Dear Cinephiles,

Sydney Poitier became the first African American to win the Academy Award for Best Actor in 1964 for “Lilies of the Field.” It is one of the gentlest movies I’ve seen in a long time – and I mean that in the best possible way. The film – simple and inspiring – was the perfect one to revisit. Its message of empathy, faith and trust is so needed right now.

Homer Smith (Poitier) is making his way across the West – sleeping in his station wagon. He stops to get some water at a farm from some strangely dressed women who speak German, Hungarian and Austrian. The farm obviously needs some work – and Smith (or ‘Schmidt’ as the nuns call him) is convinced by them to stay and do some minor repairs. The women turn out to be nuns – and Mother Maria Marthe – the abbess of the small convent – wants him to build them a chapel. He plans to collect his wages and get out, fast – but there’s no money nor do they have any materials. Eventually Schmidt builds the chapel. He builds it by turns as a challenge, as a duty, and finally as an act of faith.

The heart of the movie is the interactions between Poitier and the nuns. He is invited to eat with them. He doesn’t like the food and there’s not much of it – but actually their sharing of a meal warms him. The nuns don’t speak English and he embarks on teaching them – which become some delightful exchanges – moments in which Poitier shows impeccable comic timing and charm. It’s as if he were rediscovering his own language. In the evenings the nuns sing sacred music in Latin and Schmidt teaches hymns of his youth – encouraging to sing out loud. Mexican neighbors who at first seemed apprehensive of the nuns start volunteering to build the chapel, and prejudiced people of all kinds slowly overcome their attitudes.

Race is never addressed. The movie is an allegory. We’re presented with the collaboration of Eastern European refugees and an African American who are trying to build a chapel for their Latin American congregation. Schmidt is not measured by the color of his skin – but by his capabilities and intelligence. The collective decency of this group of people – led by Schmidt – builds this chapel.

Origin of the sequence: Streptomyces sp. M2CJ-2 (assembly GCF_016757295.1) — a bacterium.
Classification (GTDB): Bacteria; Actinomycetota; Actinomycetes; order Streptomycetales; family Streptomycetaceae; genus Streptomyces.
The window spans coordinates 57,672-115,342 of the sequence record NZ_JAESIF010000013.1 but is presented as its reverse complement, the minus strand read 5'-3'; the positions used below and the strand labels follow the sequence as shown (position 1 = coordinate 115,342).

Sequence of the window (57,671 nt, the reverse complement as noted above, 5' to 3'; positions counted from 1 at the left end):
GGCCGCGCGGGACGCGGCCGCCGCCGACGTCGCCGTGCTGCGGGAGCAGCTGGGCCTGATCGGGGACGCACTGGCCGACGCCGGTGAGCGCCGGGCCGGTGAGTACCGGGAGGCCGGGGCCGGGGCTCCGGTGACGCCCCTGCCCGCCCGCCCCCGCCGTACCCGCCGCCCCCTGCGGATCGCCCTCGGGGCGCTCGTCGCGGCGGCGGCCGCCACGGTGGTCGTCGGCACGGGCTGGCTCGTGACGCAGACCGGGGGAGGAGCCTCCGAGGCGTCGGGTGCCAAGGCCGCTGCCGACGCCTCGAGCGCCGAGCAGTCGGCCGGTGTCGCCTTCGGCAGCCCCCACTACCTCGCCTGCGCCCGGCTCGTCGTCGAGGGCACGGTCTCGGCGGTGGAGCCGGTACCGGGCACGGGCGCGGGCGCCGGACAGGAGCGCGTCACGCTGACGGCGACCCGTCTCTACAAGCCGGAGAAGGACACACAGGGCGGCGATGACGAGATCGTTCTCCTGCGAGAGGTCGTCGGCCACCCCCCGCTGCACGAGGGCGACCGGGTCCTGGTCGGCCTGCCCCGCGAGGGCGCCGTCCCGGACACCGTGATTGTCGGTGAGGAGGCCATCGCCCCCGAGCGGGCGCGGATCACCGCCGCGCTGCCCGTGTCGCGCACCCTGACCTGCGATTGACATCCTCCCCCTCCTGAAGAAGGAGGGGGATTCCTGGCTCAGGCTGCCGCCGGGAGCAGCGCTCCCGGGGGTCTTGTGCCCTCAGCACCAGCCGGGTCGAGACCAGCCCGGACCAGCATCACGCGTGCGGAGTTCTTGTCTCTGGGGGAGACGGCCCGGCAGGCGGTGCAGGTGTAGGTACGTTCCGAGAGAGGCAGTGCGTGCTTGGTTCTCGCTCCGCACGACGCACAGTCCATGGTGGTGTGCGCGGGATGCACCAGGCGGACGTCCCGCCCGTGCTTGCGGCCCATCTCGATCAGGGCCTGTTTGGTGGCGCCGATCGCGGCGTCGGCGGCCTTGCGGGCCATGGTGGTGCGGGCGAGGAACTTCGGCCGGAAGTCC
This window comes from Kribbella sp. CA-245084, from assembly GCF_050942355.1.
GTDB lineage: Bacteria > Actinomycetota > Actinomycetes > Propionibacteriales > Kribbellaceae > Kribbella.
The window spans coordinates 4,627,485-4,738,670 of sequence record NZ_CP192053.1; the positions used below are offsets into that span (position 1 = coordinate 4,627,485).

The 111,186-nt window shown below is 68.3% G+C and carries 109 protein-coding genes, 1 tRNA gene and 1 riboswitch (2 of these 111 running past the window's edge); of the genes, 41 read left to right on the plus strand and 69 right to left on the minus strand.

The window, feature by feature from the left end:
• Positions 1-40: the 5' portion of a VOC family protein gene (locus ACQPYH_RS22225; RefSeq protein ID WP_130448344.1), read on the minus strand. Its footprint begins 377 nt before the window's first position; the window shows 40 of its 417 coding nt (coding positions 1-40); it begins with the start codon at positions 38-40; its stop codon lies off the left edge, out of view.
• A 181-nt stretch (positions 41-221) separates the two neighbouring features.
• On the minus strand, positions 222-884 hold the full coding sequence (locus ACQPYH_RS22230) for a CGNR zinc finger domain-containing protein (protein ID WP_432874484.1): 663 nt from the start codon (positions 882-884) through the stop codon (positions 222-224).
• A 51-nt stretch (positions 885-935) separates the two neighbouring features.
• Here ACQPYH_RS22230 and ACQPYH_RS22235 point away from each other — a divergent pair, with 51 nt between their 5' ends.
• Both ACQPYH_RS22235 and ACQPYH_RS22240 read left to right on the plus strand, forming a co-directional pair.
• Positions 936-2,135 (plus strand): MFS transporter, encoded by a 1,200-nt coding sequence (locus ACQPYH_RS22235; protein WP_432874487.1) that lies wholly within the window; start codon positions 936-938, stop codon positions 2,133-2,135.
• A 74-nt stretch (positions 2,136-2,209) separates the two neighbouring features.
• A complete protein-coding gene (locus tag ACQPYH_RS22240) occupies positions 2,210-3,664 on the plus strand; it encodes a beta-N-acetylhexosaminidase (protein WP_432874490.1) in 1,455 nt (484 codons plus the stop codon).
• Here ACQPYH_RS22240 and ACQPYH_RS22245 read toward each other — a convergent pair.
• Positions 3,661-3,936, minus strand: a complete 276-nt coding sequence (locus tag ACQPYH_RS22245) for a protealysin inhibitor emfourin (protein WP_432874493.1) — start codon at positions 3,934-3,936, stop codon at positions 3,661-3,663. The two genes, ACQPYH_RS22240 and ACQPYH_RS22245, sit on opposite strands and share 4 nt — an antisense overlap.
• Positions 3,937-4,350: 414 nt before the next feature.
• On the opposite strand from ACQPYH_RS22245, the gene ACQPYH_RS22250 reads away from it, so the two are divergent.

Lilia Skala is wonderful as Mother Maria Marthe, and was nominated for an Academy Award as Best Supporting Actress, but the film belongs to Poitier who is just splendid.

The film could be dismissed as sentimental nonsense. It believes that there’s a good in all of us – and it’s not cynical about it. We could all use some “Lilies of the Field.”

Mr. Ashton: “Say, where’d you get all the material?”
Juan: “The people give them.”
Mr. Ashton: “What for?”
Juan: “A man, he gives wood… bricks. In time, what does he get? A chapel… a place where his children can receive the sacraments. To these men, for their children to have faith, it is important.”
Mr. Ashton: “Is that why you’re here?”
Juan: “To me, it is insurance. To me, life is here on this earth. I cannot see further, so I cannot believe further. But, if they are right about the hereafter, I have paid my insurance.”


Lilies of the Field
Available to rent on Amazon Prime, Vudu, FandangoNOW, iTunes and Microsoft.

Screenplay by James Poe. Based on the novel by William E. Barrett
Directed by Ralph Nelson
Starring Sidney Poitier, Lilia Skala, Lisa Mann, Isa Crino, Francesca Jarvis
94 minutes

Bringing “Lilies of the Field” to the Screen
“A story written by William Barrett, “Lilies of the Field” was first brought to the attention of Ralph Nelson by his agent, Fred Ingels. Nelson was so inspired by the slim, ninety-two-page book that his intent to bring it to the film screen became unshakeable. When United Artists would only cough up $250,000 for the entire production, Nelson put up his house as collateral in order to ensure the movie could be made. He also struck a deal with Poitier; since he would be unable to pay the actor’s salary in full, they agreed upon a profit-sharing deal with the box office returns. In terms of tenacity, Nelson had a kindred spirit in his production manager, Joe Popkin. Together they designed a shooting schedule so carefully crafted it would enable them to wrap the entire production in fourteen days.” (

Oscar History